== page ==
The entrance to the church is an acute lancet stone arch. The inside is richly decorated and adorned with paintings and sculptures like: the baptismal font that is made up of two parts, the upper part in wood and the base in soapstone (maybe dating back to the XI-XII centuries); the Assumption of the Virgin Mary, fresco paintings on the dome by Carlo Borsetti; the bass-relief in stone representing the Crucifixion of Christ by the master tombstone carver HW; the antique 15th century statue of the sacred Madonna with child and much more makes the church of Saint Michael an important place to see sacred Valsesian art.
A virtual tour to the treasures of the church of Alagna
The Parish Church in Alagna, dedicated to San Giovanni Battista (St John the Baptist), was built on an antique oratory whose traces have been lost and became the parish in 1475 after the separation of Riva from Valdobbia. The ever increasing number of families present in the territory of Alagna, the community taking root and the German language that prevented the parishioners from communicating with the parish members created the necessity for the creation of a new parish. The community of Alagna therefore asked for a parishioner who could speak titztchu underlying the importance that confessions could not be done with the help of a translator!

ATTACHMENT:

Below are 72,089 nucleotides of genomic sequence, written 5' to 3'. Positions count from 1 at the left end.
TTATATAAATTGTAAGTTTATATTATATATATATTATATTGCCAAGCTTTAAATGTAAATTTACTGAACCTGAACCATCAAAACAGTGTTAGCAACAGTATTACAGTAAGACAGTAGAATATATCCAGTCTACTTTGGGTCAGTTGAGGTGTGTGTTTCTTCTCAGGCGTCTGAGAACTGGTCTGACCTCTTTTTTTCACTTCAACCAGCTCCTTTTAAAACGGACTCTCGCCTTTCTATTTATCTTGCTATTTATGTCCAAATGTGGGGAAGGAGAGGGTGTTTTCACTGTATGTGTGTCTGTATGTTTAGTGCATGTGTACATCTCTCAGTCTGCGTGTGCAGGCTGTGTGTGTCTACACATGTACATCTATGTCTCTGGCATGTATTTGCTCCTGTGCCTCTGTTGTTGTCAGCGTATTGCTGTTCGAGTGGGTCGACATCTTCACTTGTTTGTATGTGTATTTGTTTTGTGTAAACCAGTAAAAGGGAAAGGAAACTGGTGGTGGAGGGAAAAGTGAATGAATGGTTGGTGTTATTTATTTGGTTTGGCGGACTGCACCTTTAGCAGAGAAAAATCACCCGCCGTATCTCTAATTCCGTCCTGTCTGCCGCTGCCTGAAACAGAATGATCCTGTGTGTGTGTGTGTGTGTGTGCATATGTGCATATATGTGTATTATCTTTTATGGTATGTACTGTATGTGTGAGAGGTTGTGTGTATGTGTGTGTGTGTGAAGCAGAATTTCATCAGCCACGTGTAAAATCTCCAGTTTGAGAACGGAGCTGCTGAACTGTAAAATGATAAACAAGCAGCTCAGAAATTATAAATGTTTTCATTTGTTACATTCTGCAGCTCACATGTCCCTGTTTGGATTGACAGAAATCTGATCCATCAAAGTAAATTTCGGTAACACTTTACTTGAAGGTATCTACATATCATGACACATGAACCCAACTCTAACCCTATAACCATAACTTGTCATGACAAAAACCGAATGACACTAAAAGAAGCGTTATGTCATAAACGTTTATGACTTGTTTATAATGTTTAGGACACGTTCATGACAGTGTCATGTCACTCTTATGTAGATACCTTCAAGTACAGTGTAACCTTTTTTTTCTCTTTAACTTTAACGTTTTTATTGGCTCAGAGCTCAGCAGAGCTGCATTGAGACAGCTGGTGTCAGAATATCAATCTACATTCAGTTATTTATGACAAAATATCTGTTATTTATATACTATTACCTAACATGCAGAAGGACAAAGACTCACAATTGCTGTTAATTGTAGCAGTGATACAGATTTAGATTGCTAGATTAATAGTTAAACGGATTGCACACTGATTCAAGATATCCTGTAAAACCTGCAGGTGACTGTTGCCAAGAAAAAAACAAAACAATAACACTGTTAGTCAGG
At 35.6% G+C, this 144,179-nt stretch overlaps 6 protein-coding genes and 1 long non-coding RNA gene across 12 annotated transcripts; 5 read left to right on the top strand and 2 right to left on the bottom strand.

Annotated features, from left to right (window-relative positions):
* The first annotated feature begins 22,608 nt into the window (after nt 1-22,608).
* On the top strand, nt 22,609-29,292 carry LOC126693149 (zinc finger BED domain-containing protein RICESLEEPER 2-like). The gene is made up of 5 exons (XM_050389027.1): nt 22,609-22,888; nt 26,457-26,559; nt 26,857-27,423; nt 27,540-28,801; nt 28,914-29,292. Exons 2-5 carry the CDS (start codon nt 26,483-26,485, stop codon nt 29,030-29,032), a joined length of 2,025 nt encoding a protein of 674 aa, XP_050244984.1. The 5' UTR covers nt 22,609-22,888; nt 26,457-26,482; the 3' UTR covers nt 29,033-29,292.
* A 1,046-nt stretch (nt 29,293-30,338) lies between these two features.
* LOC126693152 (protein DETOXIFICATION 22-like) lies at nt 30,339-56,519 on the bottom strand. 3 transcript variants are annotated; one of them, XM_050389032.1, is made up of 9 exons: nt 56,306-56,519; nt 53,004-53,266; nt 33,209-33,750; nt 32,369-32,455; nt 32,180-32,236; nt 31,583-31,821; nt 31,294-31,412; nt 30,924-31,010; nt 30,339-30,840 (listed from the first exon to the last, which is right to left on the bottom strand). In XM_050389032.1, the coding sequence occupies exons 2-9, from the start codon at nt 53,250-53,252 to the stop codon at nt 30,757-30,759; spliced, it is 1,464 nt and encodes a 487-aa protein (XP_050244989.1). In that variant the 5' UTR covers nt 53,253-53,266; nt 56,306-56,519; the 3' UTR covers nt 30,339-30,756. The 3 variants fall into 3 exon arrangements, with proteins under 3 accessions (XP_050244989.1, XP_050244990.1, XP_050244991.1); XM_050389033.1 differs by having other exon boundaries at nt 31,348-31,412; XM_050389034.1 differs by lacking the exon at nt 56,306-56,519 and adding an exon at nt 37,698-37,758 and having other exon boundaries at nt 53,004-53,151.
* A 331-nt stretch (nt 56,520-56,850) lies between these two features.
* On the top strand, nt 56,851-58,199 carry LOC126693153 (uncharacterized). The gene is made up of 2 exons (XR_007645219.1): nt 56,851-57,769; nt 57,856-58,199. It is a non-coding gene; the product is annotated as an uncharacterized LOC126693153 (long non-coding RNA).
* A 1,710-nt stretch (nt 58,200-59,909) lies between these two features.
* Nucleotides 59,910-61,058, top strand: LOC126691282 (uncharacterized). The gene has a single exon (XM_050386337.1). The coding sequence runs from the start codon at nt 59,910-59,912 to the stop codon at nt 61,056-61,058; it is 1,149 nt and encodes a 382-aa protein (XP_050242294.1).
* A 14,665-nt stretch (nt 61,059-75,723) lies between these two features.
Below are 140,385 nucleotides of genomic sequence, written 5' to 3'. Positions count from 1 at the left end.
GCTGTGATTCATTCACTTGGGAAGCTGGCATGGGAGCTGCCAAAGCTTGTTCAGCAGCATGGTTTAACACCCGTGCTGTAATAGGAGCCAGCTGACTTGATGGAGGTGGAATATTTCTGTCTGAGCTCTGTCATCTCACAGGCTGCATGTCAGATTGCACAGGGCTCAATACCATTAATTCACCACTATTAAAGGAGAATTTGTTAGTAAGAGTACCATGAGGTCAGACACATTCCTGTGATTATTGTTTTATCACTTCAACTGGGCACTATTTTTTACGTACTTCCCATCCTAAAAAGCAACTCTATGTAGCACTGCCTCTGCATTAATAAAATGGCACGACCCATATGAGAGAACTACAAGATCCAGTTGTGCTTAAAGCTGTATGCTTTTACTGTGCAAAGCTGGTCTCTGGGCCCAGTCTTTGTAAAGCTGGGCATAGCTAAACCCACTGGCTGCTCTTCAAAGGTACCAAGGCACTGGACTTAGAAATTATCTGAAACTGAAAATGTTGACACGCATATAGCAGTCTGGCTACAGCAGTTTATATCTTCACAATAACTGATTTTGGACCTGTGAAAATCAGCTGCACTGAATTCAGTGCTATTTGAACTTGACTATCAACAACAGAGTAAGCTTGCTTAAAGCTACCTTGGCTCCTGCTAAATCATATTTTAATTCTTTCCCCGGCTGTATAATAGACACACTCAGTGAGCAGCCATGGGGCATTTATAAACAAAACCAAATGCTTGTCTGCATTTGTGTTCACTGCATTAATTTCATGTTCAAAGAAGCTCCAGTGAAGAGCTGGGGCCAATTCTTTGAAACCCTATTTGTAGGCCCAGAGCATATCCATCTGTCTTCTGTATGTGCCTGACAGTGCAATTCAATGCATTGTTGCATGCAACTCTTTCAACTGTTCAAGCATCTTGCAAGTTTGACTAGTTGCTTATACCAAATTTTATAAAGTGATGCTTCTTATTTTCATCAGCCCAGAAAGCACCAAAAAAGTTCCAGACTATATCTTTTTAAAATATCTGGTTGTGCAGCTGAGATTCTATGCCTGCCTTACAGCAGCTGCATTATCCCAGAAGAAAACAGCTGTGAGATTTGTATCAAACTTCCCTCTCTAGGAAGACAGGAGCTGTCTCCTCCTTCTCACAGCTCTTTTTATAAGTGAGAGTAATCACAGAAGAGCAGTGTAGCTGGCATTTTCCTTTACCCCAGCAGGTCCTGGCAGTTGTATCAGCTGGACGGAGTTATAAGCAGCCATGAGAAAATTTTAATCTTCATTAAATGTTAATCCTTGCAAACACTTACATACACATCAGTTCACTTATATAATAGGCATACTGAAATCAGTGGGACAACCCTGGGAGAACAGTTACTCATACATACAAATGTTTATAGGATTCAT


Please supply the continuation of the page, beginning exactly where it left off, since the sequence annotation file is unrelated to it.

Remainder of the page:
A bigger church was built between 1505 and 1511 in late Gothic style and then redecorated on the inside in Baroque style and restyled again between 1672 and 1690 in its actual form.
The elegant portico that protects the 19th century frescoes on the facade is the work of the brothers Avondo of Balmuccia and it represents the birth and ascension of St John, while the main entrance is decorated with a beautiful Annunciation.